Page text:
Building on the previous success of the Preserving Digital Objects With Restricted Resources (Digital POWRR) project, POWRR is now entering Phase 3 of its work thanks to generous grant funding from the Institute of Museum and Library Services Laura Bush 21st Century Librarian Program. The “POWRR Professional Development Institutes for Digital Preservation” grant will enable project staff to organize and hold five two-day professional institutes enabling librarians and archivists from small and mid-sized institutions to build skills for curating and preserving digital collections. Utilizing an application process, 30 individuals will be selected to attend each POWRR Institute, resulting in a total of 150 individuals between the five events. Institutes will be offered free of charge, with financial assistance available to participants with need, and will incorporate hands-on technical training, engagement with institutional case studies, and one-on-one consultation with expert practitioners drawn from the digital preservation field. Institutes will utilize a modified cohort model to encourage attendees to form communities of practice that will continue after the conclusion of the Institutes. Attendees will also depart the Institutes with a personalized and actionable preservation plan that will enable them to take action upon returning to their institutions.

From 2015-2016, the Digital POWRR Project utilized grant funding from the National Endowment for the Humanities Division of Preservation and Access, to continue to develop and refine the day-long POWRR workshop. Although the grant initially allowed for a minimum of six workshops to be conducted, the team was able exceed that goal. By finding generous hosts who allowed the use of their facilities for free, and by other creative resource stretching, the instruction team was able to travel to a over a dozen locations. The project also made a number of travel bursaries available, to help those with financial need be able to attend the workshop. To reach more interested people, the team frequently conducted multiple workshops at a single location.Project staff collected expansive feedback from attendees and used it to improve the workshop continuously.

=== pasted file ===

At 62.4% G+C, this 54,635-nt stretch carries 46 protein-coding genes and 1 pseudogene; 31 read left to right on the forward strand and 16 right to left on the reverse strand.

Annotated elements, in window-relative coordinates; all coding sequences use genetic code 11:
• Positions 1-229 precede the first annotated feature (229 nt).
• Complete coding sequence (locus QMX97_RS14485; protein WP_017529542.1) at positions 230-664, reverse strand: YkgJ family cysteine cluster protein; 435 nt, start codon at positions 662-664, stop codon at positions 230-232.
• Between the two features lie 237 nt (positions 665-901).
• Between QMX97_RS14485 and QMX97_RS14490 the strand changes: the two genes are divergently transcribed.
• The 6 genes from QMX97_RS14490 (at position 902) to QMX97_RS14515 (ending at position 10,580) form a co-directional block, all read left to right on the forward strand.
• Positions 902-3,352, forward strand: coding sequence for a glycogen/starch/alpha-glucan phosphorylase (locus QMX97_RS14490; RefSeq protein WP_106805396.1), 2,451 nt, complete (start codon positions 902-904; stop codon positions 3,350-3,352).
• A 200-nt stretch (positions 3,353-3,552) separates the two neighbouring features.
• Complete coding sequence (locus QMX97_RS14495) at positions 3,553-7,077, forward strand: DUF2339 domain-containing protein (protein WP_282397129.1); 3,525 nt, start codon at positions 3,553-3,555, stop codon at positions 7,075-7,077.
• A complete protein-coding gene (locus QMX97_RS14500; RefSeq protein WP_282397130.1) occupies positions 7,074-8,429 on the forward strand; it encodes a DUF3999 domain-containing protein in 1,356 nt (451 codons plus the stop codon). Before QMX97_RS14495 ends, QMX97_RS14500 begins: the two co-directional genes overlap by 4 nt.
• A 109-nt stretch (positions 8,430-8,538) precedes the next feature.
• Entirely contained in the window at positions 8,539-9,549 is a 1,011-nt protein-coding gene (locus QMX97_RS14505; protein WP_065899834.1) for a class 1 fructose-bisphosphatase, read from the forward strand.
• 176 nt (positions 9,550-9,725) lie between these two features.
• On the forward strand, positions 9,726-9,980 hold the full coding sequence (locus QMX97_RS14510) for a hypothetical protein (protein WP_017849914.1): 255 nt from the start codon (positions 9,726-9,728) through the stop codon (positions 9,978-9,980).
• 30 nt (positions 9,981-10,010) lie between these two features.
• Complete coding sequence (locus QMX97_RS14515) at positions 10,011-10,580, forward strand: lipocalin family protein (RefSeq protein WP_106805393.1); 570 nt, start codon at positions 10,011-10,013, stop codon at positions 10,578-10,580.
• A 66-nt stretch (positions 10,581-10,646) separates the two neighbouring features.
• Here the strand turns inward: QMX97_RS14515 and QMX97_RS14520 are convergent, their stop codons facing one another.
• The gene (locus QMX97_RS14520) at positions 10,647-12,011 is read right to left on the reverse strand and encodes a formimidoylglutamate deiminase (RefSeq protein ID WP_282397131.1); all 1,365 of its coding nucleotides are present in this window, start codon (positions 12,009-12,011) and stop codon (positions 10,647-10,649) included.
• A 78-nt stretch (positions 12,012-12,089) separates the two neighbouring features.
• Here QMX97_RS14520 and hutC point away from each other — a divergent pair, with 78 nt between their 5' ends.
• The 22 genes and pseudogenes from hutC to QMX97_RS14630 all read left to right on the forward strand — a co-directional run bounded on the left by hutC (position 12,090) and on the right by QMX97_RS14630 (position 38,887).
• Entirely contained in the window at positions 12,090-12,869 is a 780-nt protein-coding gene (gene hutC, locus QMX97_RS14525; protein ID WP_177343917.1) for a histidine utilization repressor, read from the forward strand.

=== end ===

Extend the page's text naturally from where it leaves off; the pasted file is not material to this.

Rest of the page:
From 2012-2014, the Digital POWRR Project, an Institute of Museum and Library Services (IMLS)-funded study investigated, evaluated, and recommended scalable, sustainable digital preservation solutions for libraries with smaller amounts of data and/or fewer resources. During the course of the study, Digital POWRR Project team members realized that many information professionals felt overwhelmed by the scope of the problem. Team members prepared a workshop curriculum based off the findings of the study and presented it to several groups of information professionals as part of the project’s dissemination phase. Demand for the workshops was high – registration for these workshops filled up quickly and created a long waiting list of eager professionals trying to get into the workshops. Towards the end of the project, organizations of information professionals were still reaching out to team members in hopes to bring the workshop to their area. With the funds from the National Endowment for the Humanities Division of Preservation and Access, the workshop can continue providing practical, hands-on solutions to begin digital preservation practices to meet the demands of the information professionals from small and under-funded institutions.

This new phase of the POWRR Project has been made possible in part by a major grant from the Institute of Museum and Library Services.

The mission of IMLS is to inspire libraries and museums to advance innovation, lifelong learning, and cultural and civic engagement. We provide leadership through research, policy development, and grant making.

Any views, findings, conclusions, or recommendations expressed in this project do not necessarily represent those of theInstitute of Museum and Library Services.

Phase one sponsor

Phase two sponsor

Last Modified: 08/22/2017

The POWRR team has been deep in reflection mode since the first Institute in December. We’ve been reading the participant evaluations and talking to one another about what seemed to work and what might need some tinkering before thenext event. The feedback has been very positive and constructive, and we’re sure it will help us …